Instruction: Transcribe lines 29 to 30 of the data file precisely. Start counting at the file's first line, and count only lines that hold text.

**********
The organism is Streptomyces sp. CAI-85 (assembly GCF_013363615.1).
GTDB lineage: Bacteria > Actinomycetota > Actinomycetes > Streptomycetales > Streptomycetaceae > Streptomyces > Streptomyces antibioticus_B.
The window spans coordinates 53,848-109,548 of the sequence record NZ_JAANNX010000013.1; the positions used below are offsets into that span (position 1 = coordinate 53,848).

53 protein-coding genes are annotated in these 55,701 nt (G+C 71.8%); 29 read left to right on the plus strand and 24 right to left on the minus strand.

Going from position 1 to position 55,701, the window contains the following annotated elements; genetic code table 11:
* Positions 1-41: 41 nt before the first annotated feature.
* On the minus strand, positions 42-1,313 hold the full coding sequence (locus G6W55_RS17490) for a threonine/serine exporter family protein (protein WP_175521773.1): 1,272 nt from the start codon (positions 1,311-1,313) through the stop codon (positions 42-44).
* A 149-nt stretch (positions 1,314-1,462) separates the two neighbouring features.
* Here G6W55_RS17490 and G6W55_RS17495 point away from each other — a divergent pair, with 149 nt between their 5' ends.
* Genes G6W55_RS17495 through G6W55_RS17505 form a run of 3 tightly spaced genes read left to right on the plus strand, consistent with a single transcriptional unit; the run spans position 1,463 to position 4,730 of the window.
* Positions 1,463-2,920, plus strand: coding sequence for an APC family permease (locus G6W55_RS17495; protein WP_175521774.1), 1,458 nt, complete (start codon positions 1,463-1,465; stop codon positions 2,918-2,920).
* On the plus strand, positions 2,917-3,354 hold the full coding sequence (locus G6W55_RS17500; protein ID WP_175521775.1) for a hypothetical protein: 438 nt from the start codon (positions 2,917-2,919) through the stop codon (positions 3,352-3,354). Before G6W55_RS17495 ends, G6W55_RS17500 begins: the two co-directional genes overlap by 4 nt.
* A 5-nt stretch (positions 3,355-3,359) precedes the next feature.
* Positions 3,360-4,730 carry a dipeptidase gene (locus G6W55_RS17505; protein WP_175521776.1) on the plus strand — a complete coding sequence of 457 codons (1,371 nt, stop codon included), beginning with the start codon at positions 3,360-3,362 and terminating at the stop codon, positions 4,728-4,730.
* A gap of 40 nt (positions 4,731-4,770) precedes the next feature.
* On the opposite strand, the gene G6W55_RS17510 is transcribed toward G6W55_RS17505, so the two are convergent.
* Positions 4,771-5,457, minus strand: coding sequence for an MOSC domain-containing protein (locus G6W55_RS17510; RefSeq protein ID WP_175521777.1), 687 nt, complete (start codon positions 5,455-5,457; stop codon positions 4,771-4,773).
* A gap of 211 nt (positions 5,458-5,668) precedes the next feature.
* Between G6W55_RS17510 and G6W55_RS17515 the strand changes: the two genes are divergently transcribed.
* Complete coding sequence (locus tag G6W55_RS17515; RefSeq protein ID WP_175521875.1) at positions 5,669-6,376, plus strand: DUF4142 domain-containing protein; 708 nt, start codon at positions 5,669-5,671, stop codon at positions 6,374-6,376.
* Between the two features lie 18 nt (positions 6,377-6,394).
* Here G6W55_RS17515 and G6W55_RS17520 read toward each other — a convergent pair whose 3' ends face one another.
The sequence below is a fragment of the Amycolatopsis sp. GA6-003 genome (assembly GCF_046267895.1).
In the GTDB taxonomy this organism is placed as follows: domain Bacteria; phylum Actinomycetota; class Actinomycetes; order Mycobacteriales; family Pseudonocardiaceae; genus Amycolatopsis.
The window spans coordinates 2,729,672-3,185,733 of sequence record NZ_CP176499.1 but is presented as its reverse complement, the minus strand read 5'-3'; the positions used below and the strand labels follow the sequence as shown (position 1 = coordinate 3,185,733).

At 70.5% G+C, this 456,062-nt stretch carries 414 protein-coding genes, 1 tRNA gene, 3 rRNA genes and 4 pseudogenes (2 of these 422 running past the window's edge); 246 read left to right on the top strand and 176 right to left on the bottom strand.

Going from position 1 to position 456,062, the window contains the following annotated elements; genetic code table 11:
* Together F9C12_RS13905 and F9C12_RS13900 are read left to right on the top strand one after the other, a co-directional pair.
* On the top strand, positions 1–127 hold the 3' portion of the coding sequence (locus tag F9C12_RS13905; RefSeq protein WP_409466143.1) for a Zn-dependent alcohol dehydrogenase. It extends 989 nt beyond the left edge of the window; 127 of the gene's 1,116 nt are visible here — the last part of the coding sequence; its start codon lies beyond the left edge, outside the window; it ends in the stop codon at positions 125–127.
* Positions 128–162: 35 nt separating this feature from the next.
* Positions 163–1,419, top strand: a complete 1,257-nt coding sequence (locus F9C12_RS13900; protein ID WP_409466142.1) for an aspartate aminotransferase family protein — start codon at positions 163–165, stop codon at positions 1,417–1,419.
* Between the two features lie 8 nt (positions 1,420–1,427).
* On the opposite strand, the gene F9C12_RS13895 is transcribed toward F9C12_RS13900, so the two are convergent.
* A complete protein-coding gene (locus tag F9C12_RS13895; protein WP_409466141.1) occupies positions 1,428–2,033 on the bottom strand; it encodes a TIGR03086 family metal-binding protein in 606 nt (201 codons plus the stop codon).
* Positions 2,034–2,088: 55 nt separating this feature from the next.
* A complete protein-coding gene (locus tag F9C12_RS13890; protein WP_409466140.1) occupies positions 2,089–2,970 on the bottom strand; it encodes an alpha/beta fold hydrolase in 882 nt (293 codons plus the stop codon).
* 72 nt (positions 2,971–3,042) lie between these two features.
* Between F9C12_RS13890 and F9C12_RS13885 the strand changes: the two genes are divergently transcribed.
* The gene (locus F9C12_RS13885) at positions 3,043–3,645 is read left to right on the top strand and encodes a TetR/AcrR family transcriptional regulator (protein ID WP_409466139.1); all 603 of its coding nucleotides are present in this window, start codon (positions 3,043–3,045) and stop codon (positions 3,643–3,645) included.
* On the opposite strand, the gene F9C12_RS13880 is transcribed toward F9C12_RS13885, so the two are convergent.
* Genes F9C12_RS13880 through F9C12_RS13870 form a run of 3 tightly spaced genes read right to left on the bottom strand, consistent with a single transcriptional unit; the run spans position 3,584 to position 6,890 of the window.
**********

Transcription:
* On the top strand, positions 1–127 hold the 3' portion of the coding sequence (locus tag F9C12_RS13905; RefSeq protein WP_409466143.1) for a Zn-dependent alcohol dehydrogenase. It extends 989 nt beyond the left edge of the window; 127 of the gene's 1,116 nt are visible here — the last part of the coding sequence; its start codon lies beyond the left edge, outside the window; it ends in the stop codon at positions 125–127.
* Positions 128–162: 35 nt separating this feature from the next.